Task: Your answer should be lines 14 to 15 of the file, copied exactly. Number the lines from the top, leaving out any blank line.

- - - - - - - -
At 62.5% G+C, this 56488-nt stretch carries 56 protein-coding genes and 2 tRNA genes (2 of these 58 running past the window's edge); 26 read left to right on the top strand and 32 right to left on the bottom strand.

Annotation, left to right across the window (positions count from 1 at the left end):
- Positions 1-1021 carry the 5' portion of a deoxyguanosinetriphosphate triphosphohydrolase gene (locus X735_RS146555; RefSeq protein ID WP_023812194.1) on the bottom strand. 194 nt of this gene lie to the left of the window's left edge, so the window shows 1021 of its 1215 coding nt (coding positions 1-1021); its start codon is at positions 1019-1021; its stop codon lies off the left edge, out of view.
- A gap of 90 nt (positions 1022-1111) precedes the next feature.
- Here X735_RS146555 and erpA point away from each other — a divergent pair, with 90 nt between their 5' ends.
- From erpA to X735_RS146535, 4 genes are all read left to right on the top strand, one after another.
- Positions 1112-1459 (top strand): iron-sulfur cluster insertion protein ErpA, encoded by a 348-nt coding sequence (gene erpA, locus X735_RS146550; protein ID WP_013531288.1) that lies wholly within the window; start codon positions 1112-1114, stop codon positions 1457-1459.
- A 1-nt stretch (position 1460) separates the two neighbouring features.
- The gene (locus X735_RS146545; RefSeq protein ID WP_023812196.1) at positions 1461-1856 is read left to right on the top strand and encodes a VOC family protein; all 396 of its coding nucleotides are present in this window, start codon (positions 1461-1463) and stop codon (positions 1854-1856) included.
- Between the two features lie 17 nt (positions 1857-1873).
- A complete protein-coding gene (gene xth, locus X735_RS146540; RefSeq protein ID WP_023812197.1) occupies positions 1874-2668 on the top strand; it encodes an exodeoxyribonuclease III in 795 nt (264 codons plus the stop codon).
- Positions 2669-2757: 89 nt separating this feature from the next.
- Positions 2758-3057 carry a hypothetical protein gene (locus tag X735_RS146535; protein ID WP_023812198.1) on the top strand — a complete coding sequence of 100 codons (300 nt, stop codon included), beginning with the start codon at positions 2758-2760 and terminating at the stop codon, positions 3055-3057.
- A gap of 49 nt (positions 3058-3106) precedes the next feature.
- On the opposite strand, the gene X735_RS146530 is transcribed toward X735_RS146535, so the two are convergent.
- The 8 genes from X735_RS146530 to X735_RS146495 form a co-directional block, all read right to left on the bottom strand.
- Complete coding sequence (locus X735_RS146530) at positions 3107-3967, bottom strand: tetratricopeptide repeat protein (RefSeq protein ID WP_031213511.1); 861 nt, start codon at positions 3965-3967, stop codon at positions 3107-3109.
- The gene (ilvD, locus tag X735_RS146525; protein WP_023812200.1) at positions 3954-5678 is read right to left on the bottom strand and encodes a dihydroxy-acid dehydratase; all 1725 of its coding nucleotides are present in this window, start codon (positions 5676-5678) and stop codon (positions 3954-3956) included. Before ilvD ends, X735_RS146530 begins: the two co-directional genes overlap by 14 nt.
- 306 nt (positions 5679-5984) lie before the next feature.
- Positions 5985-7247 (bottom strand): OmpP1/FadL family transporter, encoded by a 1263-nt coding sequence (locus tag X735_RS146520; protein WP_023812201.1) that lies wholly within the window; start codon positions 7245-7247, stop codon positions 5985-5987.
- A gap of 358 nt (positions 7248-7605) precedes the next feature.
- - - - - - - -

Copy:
- A gap of 49 nt (positions 3058-3106) precedes the next feature.
- On the opposite strand, the gene X735_RS146530 is transcribed toward X735_RS146535, so the two are convergent.